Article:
Eating as a minimalist. Have you ever thought about it?
I’ve never been a fan of food guidelines, but as far as they go, this is about as good as it gets for me:
I want to suggest a few ways to simplify eating well in what seems an increasingly complex world. Every day there seems to be a new diet, or new guru, telling us what to do and how to eat. So much BS! I’ve found, over the years, that going back to the basics is the best way to keep away from all the insanity and stay simple.
Here are four easy guidelines to clear the clutter in your kitchen, and help put those ridiculous diets where they belong (in the garbage!).
1. Ditch the unhelpful food pyramids.
Governments seem to be crazily keen on food pyramids, and food categories. So for the last few decades we’ve had the trend of foods being neatly boxed into “dairy”, “meat”, “fruits and vegetables” and “grains”.
The problem with that, of course, is that so many foods are a mix of groups. Better yet, a lot of foods we’d think of as one thing are quite the opposite.
Take those single serve yoghurts, for example. We’d think of them as “dairy”, which means “healthy” in most peoples’ minds. But they’re usually junk food, with most of their calories from processed sugar. May as well give your kid a chocolate bar and have done with it.
I like thinking of food as “real” and “fake”. If it has a brand name and a package, it’s probably fake. If it comes in its own packaging or is edible as is right from the ground, like an apple or a stem of broccoli or a piece of fish, it’s real. If it needs refrigeration and consumption within a few days, it’s real. If it will keep for years, it’s probably fake.
There are a few exceptions, of course. Honey from the tombs of the pharoahs is apparently still edible (although I wouldn’t want to eat it) 3000 years later.
And home-preserved fruits and vegetables are real food too, although they’re often very high in sugar or salt (ever made jam? I have – and poured KILOGRAMS of sugar into my jam pan in the process!). Just because something is home-made doesn’t mean it is good for you. The world is full of fat home bakers, all convinced their treats are “healthy” and their genetics (or bad luck?) are putting the pounds on them instead.
2. If it lasts forever, or has a very long shelf life, it’s probably not good for you.
When McDonalds burgers can last for years, I’d say eating them regularly probably isn’t a good idea.
3. Classify eating out as “junk food” in your mind. Always.
As for eating out, I classify it all as junk food. There’s been a big shift towards restaurants attempting to make their fare healthier, but the fact is that when you eat out, you can’t control ingredients OR the energy levels of the food you’re eating.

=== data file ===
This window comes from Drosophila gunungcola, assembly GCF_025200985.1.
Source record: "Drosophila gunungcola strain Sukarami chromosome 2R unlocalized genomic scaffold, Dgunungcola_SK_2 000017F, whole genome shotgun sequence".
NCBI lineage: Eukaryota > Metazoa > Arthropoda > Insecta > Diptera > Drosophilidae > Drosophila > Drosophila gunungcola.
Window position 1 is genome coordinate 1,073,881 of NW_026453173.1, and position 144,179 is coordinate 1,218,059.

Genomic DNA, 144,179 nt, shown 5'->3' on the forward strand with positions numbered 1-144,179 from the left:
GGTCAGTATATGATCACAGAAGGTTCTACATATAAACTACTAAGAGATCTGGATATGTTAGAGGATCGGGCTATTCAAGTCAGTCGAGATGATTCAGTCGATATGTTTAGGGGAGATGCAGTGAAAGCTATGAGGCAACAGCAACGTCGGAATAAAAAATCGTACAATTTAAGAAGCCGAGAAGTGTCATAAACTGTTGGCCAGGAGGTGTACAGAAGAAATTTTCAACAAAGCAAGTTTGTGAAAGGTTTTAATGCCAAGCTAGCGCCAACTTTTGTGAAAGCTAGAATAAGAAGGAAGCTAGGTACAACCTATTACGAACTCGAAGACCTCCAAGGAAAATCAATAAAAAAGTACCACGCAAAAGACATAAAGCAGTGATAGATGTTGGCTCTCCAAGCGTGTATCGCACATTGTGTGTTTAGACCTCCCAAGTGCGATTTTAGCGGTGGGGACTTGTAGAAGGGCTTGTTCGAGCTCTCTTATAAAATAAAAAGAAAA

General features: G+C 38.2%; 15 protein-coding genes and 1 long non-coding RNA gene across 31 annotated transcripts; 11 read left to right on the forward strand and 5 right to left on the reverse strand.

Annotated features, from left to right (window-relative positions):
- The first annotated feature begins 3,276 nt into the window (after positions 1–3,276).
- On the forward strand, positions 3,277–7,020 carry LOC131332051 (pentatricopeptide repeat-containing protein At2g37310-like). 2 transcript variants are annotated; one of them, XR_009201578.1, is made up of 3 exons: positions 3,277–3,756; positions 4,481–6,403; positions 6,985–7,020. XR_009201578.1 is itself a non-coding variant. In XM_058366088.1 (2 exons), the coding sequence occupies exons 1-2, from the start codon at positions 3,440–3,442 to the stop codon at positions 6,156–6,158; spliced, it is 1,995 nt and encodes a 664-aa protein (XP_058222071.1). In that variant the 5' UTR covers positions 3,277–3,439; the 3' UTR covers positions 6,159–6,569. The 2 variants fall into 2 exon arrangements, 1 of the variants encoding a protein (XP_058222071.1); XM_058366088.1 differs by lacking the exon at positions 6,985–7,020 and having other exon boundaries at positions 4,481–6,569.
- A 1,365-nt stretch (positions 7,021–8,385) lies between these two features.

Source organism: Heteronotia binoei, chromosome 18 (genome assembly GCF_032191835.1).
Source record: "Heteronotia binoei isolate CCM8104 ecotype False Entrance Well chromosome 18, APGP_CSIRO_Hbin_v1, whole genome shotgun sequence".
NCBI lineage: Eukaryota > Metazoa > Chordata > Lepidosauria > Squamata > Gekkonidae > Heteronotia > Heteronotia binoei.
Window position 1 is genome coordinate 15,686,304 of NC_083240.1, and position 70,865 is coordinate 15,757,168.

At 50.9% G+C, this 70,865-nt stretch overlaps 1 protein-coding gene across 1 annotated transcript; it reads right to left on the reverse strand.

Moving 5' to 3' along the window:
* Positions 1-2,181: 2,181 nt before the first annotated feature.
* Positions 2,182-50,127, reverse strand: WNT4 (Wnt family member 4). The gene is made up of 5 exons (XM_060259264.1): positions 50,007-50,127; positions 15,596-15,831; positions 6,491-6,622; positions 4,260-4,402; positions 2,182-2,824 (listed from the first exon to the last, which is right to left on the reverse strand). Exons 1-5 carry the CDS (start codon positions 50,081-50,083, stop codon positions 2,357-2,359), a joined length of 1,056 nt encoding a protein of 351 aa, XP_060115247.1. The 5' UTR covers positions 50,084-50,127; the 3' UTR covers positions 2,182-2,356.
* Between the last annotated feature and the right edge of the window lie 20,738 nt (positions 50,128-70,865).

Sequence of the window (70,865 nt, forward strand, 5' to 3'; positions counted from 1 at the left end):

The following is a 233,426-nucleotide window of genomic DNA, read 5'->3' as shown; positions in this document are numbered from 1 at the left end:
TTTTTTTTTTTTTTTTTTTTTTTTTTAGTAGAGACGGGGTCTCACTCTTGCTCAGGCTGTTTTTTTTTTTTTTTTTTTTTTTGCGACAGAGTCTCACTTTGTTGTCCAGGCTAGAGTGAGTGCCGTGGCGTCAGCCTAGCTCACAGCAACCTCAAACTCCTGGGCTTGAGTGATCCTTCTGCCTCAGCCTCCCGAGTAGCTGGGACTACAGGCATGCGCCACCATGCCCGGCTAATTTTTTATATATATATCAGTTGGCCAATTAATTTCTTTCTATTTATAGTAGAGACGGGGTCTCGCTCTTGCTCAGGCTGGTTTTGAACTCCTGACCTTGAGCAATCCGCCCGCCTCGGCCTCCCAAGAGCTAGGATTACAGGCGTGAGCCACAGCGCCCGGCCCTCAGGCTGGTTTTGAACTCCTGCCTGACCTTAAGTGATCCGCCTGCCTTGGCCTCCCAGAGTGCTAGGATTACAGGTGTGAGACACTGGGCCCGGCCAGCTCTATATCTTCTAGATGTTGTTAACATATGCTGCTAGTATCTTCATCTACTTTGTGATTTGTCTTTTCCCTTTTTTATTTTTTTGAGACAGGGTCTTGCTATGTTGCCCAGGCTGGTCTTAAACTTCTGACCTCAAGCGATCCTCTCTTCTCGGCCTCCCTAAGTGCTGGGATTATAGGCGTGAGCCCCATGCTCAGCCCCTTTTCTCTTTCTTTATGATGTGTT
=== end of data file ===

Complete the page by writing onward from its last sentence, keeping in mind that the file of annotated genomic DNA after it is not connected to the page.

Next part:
Over here in Dunedin, Pita Pit is becoming popular as a “healthy” choice for lunch. But a typical pita wrap will set you back between 700 – 1000 calories – about the same as a KFC burger, fries and drink combo. You think you’re making a good choice, and wondering why you’re losing the battle of the bulge.
It’s a no brainer when you do the maths. For me, as an active bodybuilder, one pita wrap takes up over half my calories for the day, and three days worth of fats. If I ate there every day, I’d soon look more like a sumo wrestler than a bodybuilder! And pita pit is one of the better places to eat out. If you prefer a place with noodles, stir fries or burgers, you’ll be eating even more calories, almost certainly. This is why the only way to think of eating out is to consider is all as junk, and not healthy, not ever.
4. Eat and cook at home. From scratch.
I’m convinced that the number one reason we have an obesity and health problems epidemic on our hands in our society is because people are eating out more than they eat at home. We’ve given up responsibility over our food and, consequently, our own bodies.
I’m also convinced that the depression epidemic we’re seeing is directly related to poor diet.
When you cook meals at home, you can see what you’re eating and what goes into it. I don’t believe we all have to be great cooks (I’m not!) but a basic meal which includes a fair amount of veggies (especially green ones!) is something we owe our kids, and ourselves.
I think we should be bringing back cooking lessons into all schools, and that we, as parents, should be teaching our kids how to cook food and prepare it safely. My kids (age 10 and 8) can both make their own lunches and breakfasts, and they’re learning how to cook dinners. And as a last word – boys need to learn how to cook too! 🙂